I’ve been browsing through an old notebook in which I kept notes about my Voynich studies lately. In June 2004 (boy, have we made progess since…!) I jotted down some ideas I had completely forgotten about by now:
“Apparently there are medieval ciphers where one vowel and the following letter are encoded with the same character: “a”/”b” -> <q>, “e”/”f” -> <r>, etc.
Of course, this would explain the occurence of triple glyphs.”
By “following” I meant “next in the alphabet.” Thus, the cipher would be basically a monoalphabetic subsitution cipher, but with “a” and “b” from the plaintext mapping to the same ciphertext character, “e” and “f” mapping to the same, etc.
Back then I devoted a bit of time and statistics to the issue, but aside of a suggestion of Italian as the plaintext language and a tentative mapping of EVA <e> to letters “i”/”l” (both “j” and “k” being uncommon at the time of creation of the VM, “l” would be the character following “i” in the alphabet), I didn’t get far.
Since 2004, I’ve moved away from simple substitution ciphers, because while the above scheme would indeed explain the occurence of three or more identical letters in a row, it fails to give an answer to the VM word grammar, why certain letter combinations are only ever found word-intitial or word-terminal, and other oddities.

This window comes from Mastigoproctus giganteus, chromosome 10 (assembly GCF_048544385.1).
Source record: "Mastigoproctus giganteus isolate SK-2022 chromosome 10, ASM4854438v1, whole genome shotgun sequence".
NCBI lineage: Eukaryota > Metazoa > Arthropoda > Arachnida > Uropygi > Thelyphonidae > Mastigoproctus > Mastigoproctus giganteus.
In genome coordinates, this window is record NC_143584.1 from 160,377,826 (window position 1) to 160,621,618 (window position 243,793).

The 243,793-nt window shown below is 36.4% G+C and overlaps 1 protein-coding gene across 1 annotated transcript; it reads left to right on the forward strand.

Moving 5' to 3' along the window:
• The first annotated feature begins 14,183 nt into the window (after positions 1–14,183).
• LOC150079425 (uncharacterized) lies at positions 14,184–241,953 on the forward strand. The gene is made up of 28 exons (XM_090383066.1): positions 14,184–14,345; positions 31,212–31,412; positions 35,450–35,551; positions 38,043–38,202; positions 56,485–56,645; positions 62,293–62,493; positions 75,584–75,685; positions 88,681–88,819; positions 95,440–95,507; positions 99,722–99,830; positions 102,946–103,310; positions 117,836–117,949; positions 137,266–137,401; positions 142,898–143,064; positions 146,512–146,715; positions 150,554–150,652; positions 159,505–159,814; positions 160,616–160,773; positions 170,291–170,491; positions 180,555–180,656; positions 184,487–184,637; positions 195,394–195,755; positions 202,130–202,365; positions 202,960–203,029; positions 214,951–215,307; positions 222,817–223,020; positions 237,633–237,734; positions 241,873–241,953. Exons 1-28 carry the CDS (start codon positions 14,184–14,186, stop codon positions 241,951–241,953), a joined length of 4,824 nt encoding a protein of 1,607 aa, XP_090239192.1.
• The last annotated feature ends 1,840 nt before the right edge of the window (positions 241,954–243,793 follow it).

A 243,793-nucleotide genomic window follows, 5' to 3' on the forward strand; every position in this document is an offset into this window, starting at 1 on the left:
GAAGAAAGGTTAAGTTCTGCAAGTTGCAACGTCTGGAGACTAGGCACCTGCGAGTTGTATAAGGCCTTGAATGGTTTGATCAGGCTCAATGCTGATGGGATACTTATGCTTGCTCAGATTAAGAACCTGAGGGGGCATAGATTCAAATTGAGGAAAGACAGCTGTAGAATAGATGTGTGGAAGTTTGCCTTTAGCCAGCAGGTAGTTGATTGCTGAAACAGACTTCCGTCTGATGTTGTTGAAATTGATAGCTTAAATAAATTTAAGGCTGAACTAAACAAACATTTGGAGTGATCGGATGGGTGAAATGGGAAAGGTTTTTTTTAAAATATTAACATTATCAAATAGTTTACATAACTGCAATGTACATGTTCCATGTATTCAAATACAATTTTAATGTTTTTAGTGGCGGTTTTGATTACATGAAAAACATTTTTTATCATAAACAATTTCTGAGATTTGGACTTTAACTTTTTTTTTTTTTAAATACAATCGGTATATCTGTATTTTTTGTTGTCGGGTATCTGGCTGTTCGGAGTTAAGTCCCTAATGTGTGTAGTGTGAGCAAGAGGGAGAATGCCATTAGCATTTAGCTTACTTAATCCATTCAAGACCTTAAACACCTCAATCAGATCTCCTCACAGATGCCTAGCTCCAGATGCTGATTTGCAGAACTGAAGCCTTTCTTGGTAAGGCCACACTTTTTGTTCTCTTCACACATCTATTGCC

Nevertheless, does one of my readers have more background where I may have come about this scheme?
3 thoughts on “Notes from the Past”
Not an answer to your question, but a remark: triple (etc) glyphs may not be as frequent in Voynichese as they are in EVA. Something like “iiin” may well be a single glyph; in fact, its distribution seems to support it – “i” isn’t exactly a flexible unit.
There is a well-known medieval cipher where vowels are enciphered by the next letter along, ie a -> b, e -> f, i/j -> k, etc. This is known as the “magic(k)al cipher”, and was typically used to encipher spells, amulet inscriptions, etc.
It wasn’t secure (obviously), but the literature asserts that it was used more for magic than for secrecy.
Ah, so I had gotten it the wrong way around, it seems? — Thanks for the pointer!